ND Officers Going Online to Nab Child PredatorsBISMARCK — The door through Steve Harstad’s office in the North Dakota Bureau of Criminal Investigation’s Bismarck headquarters looks like it will lead to a closet. And it does, in fact, lead to a space only slightly larger than one. But in that little space, Harstad and others conduct investigations that they hope will help keep children safer from online predators.
BISMARCK — The door through Steve Harstad’s office in the North Dakota Bureau of Criminal Investigation’s Bismarck headquarters looks like it will lead to a closet. And it does, in fact, lead to a space only slightly larger than one. But in that little space, Harstad and others conduct investigations that they hope will help keep children safer from online predators.
Harstad, a BCI special agent, coordinates North Dakota’s Internet Crimes Against Children task force, which includes the BCI and 45 other law enforcement agencies, prosecutors’ offices and federal entities. The U.S. Department of Justice’s Office of Juvenile Justice and Delinquency Prevention began funding task forces in 1998 to investigate online child victimization; now there is a task force in every state. Harstad estimates that North Dakota gets about $200,000 annually for the task force.
The group investigates child pornography and cases of adults trying to lure minors by computer or other electronic means for sex. So far in 2012, officers involved in ICAC have investigated 40 such cases in North Dakota through July, Harstad said.
Bismarck police have made 10 arrests in those cases, Police Sgt. Mark Buschena said. The officers have arrested six people this year for luring minors by computer and four for possessing child pornography. From 2008 to 2011, the department made two arrests for luring minors by computer and nine for child pornography.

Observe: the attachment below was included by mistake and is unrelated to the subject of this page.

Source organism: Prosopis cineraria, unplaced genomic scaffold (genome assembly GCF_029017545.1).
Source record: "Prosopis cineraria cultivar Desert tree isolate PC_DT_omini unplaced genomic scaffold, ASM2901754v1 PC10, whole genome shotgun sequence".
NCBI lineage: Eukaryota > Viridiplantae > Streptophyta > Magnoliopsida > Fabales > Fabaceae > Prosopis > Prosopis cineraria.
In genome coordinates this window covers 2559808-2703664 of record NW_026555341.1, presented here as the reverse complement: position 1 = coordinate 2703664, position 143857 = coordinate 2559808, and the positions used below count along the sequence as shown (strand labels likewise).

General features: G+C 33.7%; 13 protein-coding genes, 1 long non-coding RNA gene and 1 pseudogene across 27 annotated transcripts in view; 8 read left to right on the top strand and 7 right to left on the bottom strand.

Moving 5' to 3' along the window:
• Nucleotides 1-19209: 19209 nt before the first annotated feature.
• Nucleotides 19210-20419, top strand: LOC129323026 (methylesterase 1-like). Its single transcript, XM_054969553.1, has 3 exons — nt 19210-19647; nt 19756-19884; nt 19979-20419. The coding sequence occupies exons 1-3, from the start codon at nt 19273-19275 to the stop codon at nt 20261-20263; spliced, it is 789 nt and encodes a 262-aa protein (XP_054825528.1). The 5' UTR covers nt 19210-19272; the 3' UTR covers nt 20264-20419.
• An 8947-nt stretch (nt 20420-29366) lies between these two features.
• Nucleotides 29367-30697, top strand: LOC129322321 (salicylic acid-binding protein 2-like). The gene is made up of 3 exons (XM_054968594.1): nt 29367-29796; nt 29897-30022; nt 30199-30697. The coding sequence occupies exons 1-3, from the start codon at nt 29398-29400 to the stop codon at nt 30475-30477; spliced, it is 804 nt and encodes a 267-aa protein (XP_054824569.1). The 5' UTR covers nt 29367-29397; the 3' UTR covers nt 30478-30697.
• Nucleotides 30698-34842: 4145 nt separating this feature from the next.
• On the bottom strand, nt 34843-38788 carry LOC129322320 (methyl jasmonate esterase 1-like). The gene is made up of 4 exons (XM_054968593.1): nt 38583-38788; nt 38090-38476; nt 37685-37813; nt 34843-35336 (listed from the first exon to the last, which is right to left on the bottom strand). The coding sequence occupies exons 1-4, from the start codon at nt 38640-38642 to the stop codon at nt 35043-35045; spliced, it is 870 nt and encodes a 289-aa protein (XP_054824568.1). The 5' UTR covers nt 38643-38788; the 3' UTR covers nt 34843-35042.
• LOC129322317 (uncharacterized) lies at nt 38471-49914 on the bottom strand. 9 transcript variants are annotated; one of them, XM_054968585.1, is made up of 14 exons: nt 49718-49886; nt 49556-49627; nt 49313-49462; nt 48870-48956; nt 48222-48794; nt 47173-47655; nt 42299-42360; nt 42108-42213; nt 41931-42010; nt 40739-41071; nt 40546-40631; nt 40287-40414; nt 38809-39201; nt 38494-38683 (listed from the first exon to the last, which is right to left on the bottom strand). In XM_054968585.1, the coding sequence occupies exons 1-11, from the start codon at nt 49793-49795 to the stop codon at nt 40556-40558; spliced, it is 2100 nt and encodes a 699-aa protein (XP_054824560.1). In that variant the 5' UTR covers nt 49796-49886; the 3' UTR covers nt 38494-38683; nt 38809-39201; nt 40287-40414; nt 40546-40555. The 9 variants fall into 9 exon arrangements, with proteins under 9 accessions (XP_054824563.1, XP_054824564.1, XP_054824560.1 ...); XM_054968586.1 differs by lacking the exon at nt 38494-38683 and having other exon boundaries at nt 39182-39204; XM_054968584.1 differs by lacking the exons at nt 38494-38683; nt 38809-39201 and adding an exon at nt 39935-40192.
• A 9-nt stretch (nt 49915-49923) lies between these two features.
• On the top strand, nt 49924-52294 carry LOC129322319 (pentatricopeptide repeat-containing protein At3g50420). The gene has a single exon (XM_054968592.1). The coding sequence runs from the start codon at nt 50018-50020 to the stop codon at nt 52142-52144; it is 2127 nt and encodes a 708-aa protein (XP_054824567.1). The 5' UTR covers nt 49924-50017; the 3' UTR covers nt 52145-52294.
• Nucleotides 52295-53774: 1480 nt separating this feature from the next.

The increase in cases of online child victimization in Bismarck is not necessarily evidence of an ever-growing number of adults trying to entice children or view child pornography. Instead, it’s a sign of the increased efforts by investigators in the Bismarck Police Department working with the ICAC task force.
Bismarck Police Sgt. Gary Malo said two Bismarck police officers went through the training to work the ICAC cases but were then promoted and left the investigations section. Detective Scott Betz was appointed to the investigative position about a year ago.
Betz has investigated at least 10 cases of adults luring minors for sexual activity and two child pornography cases this year. Malo said other detectives have taken on additional cases, and Betz also takes on other assignments. Harstad said no North Dakota departments are able to have detectives dedicated only to ICAC cases.
“It could be a full-time job for two people here,” Malo said.
Opening a case
The child pornography cases mostly start in that little closet-like office behind Harstad’s office. Harstad runs a program that gets information about the locations of computers using peer-to-peer sharing websites to share child pornography.
Once Harstad narrows down the probable location of the computer sharing child pornography, he enlists the help of other agencies involved in ICAC. Investigators get search warrants and use them to check homes where they have evidence which suggests they will find child pornography.
Previously, all devices within a home would have to be seized so BCI forensic investigators could scan them for obscene files. Now, some departments, including the Bismarck Police Department, have received equipment and training to run preliminary scans themselves, Malo said. Only devices shown by the scan to have the files on them are seized and taken to the closet behind Harstad’s office for a more in-depth look. If child pornography files are on the computers, prosecutors determine whether the case should be charged in state court or federal court.